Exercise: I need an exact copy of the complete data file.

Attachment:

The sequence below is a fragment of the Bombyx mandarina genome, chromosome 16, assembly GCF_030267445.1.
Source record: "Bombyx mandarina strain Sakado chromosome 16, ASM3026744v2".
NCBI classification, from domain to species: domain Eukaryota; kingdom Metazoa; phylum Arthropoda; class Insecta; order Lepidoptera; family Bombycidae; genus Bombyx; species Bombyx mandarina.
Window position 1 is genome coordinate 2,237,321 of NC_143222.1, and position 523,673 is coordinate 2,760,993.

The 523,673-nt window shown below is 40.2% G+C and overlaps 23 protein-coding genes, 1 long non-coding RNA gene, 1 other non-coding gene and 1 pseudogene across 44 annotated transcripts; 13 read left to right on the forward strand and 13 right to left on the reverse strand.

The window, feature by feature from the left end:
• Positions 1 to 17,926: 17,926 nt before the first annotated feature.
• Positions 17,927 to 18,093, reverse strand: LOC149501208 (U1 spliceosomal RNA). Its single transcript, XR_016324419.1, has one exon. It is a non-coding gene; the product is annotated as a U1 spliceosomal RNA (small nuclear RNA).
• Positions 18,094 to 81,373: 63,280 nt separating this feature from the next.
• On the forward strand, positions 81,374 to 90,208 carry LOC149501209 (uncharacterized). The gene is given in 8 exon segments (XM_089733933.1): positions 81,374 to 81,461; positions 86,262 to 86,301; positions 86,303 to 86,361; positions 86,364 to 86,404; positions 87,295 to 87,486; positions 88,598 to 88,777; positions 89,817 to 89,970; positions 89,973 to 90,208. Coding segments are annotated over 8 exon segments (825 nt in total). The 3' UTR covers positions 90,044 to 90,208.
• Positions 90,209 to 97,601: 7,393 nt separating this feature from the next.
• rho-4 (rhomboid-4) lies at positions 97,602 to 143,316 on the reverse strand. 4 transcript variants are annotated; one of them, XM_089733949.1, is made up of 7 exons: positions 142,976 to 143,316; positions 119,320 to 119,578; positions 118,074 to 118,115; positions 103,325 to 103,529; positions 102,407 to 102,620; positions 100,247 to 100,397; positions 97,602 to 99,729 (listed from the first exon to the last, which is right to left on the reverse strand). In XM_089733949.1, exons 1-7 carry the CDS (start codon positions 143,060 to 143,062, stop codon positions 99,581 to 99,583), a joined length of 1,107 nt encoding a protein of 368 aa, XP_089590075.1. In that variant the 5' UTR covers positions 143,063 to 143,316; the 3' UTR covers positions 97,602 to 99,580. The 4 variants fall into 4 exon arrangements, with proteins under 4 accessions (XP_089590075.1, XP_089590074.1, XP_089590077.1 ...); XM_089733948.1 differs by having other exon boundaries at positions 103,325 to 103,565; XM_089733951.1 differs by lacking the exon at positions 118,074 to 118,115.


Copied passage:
The sequence below is a fragment of the Bombyx mandarina genome, chromosome 16, assembly GCF_030267445.1.
Source record: "Bombyx mandarina strain Sakado chromosome 16, ASM3026744v2".
NCBI classification, from domain to species: domain Eukaryota; kingdom Metazoa; phylum Arthropoda; class Insecta; order Lepidoptera; family Bombycidae; genus Bombyx; species Bombyx mandarina.
Window position 1 is genome coordinate 2,237,321 of NC_143222.1, and position 523,673 is coordinate 2,760,993.

The 523,673-nt window shown below is 40.2% G+C and overlaps 23 protein-coding genes, 1 long non-coding RNA gene, 1 other non-coding gene and 1 pseudogene across 44 annotated transcripts; 13 read left to right on the forward strand and 13 right to left on the reverse strand.

The window, feature by feature from the left end:
• Positions 1 to 17,926: 17,926 nt before the first annotated feature.
• Positions 17,927 to 18,093, reverse strand: LOC149501208 (U1 spliceosomal RNA). Its single transcript, XR_016324419.1, has one exon. It is a non-coding gene; the product is annotated as a U1 spliceosomal RNA (small nuclear RNA).
• Positions 18,094 to 81,373: 63,280 nt separating this feature from the next.
• On the forward strand, positions 81,374 to 90,208 carry LOC149501209 (uncharacterized). The gene is given in 8 exon segments (XM_089733933.1): positions 81,374 to 81,461; positions 86,262 to 86,301; positions 86,303 to 86,361; positions 86,364 to 86,404; positions 87,295 to 87,486; positions 88,598 to 88,777; positions 89,817 to 89,970; positions 89,973 to 90,208. Coding segments are annotated over 8 exon segments (825 nt in total). The 3' UTR covers positions 90,044 to 90,208.
• Positions 90,209 to 97,601: 7,393 nt separating this feature from the next.
• rho-4 (rhomboid-4) lies at positions 97,602 to 143,316 on the reverse strand. 4 transcript variants are annotated; one of them, XM_089733949.1, is made up of 7 exons: positions 142,976 to 143,316; positions 119,320 to 119,578; positions 118,074 to 118,115; positions 103,325 to 103,529; positions 102,407 to 102,620; positions 100,247 to 100,397; positions 97,602 to 99,729 (listed from the first exon to the last, which is right to left on the reverse strand). In XM_089733949.1, exons 1-7 carry the CDS (start codon positions 143,060 to 143,062, stop codon positions 99,581 to 99,583), a joined length of 1,107 nt encoding a protein of 368 aa, XP_089590075.1. In that variant the 5' UTR covers positions 143,063 to 143,316; the 3' UTR covers positions 97,602 to 99,580. The 4 variants fall into 4 exon arrangements, with proteins under 4 accessions (XP_089590075.1, XP_089590074.1, XP_089590077.1 ...); XM_089733948.1 differs by having other exon boundaries at positions 103,325 to 103,565; XM_089733951.1 differs by lacking the exon at positions 118,074 to 118,115.